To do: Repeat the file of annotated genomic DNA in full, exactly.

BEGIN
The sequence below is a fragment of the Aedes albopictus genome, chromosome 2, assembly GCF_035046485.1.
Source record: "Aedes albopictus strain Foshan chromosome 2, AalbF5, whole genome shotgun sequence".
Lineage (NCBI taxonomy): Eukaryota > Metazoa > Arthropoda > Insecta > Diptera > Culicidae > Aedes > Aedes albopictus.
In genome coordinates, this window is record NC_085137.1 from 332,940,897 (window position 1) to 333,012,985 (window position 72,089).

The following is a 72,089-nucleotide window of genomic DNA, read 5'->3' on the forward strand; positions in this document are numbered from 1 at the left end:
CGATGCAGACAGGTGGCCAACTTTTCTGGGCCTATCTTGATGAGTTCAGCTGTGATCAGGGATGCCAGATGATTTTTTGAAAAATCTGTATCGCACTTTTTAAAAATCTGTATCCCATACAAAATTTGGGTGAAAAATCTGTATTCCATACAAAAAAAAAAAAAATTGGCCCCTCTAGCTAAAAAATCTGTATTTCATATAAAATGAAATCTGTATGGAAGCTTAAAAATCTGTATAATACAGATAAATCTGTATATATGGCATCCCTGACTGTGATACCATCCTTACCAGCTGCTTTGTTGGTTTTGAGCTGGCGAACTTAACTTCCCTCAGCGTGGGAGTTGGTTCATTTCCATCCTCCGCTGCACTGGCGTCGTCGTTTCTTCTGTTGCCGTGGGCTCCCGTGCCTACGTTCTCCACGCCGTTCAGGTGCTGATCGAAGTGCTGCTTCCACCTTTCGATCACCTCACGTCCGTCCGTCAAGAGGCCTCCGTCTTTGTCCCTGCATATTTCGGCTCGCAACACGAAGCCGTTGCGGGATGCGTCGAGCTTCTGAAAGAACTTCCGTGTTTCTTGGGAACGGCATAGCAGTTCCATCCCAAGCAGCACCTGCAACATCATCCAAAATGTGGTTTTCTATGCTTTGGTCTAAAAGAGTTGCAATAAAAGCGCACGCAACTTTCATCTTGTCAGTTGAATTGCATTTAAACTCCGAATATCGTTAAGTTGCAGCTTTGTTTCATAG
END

The sequence below is a fragment of the Aedes albopictus genome, chromosome 2, assembly GCF_035046485.1.
Source record: "Aedes albopictus strain Foshan chromosome 2, AalbF5, whole genome shotgun sequence".
Lineage (NCBI taxonomy): Eukaryota > Metazoa > Arthropoda > Insecta > Diptera > Culicidae > Aedes > Aedes albopictus.
In genome coordinates, this window is record NC_085137.1 from 332,940,897 (window position 1) to 333,012,985 (window position 72,089).

The following is a 72,089-nucleotide window of genomic DNA, read 5'->3' on the forward strand; positions in this document are numbered from 1 at the left end:
CGATGCAGACAGGTGGCCAACTTTTCTGGGCCTATCTTGATGAGTTCAGCTGTGATCAGGGATGCCAGATGATTTTTTGAAAAATCTGTATCGCACTTTTTAAAAATCTGTATCCCATACAAAATTTGGGTGAAAAATCTGTATTCCATACAAAAAAAAAAAAAATTGGCCCCTCTAGCTAAAAAATCTGTATTTCATATAAAATGAAATCTGTATGGAAGCTTAAAAATCTGTATAATACAGATAAATCTGTATATATGGCATCCCTGACTGTGATACCATCCTTACCAGCTGCTTTGTTGGTTTTGAGCTGGCGAACTTAACTTCCCTCAGCGTGGGAGTTGGTTCATTTCCATCCTCCGCTGCACTGGCGTCGTCGTTTCTTCTGTTGCCGTGGGCTCCCGTGCCTACGTTCTCCACGCCGTTCAGGTGCTGATCGAAGTGCTGCTTCCACCTTTCGATCACCTCACGTCCGTCCGTCAAGAGGCCTCCGTCTTTGTCCCTGCATATTTCGGCTCGCAACACGAAGCCGTTGCGGGATGCGTCGAGCTTCTGAAAGAACTTCCGTGTTTCTTGGGAACGGCATAGCAGTTCCATCCCAAGCAGCACCTGCAACATCATCCAAAATGTGGTTTTCTATGCTTTGGTCTAAAAGAGTTGCAATAAAAGCGCACGCAACTTTCATCTTGTCAGTTGAATTGCATTTAAACTCCGAATATCGTTAAGTTGCAGCTTTGTTTCATAG